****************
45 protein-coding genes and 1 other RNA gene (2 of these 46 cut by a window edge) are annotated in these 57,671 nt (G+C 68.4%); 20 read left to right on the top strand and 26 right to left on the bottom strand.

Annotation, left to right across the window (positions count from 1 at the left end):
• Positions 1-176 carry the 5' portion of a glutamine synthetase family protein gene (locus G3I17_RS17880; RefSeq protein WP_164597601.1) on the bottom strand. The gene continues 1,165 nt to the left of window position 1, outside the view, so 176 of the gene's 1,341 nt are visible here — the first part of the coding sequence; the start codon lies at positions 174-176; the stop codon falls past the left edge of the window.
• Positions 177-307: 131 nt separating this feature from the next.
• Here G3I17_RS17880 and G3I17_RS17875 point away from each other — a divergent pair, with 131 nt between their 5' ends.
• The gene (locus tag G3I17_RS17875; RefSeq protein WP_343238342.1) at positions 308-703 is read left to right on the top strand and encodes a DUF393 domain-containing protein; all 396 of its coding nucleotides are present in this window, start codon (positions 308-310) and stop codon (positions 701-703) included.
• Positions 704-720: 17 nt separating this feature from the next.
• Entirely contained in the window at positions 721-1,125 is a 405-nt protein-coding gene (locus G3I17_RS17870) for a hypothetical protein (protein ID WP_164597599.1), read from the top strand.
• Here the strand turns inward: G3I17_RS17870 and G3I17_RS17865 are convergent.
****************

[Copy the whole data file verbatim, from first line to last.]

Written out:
45 protein-coding genes and 1 other RNA gene (2 of these 46 cut by a window edge) are annotated in these 57,671 nt (G+C 68.4%); 20 read left to right on the top strand and 26 right to left on the bottom strand.

Annotation, left to right across the window (positions count from 1 at the left end):
• Positions 1-176 carry the 5' portion of a glutamine synthetase family protein gene (locus G3I17_RS17880; RefSeq protein WP_164597601.1) on the bottom strand. The gene continues 1,165 nt to the left of window position 1, outside the view, so 176 of the gene's 1,341 nt are visible here — the first part of the coding sequence; the start codon lies at positions 174-176; the stop codon falls past the left edge of the window.
• Positions 177-307: 131 nt separating this feature from the next.
• Here G3I17_RS17880 and G3I17_RS17875 point away from each other — a divergent pair, with 131 nt between their 5' ends.
• The gene (locus tag G3I17_RS17875; RefSeq protein WP_343238342.1) at positions 308-703 is read left to right on the top strand and encodes a DUF393 domain-containing protein; all 396 of its coding nucleotides are present in this window, start codon (positions 308-310) and stop codon (positions 701-703) included.
• Positions 704-720: 17 nt separating this feature from the next.
• Entirely contained in the window at positions 721-1,125 is a 405-nt protein-coding gene (locus G3I17_RS17870) for a hypothetical protein (protein ID WP_164597599.1), read from the top strand.
• Here the strand turns inward: G3I17_RS17870 and G3I17_RS17865 are convergent.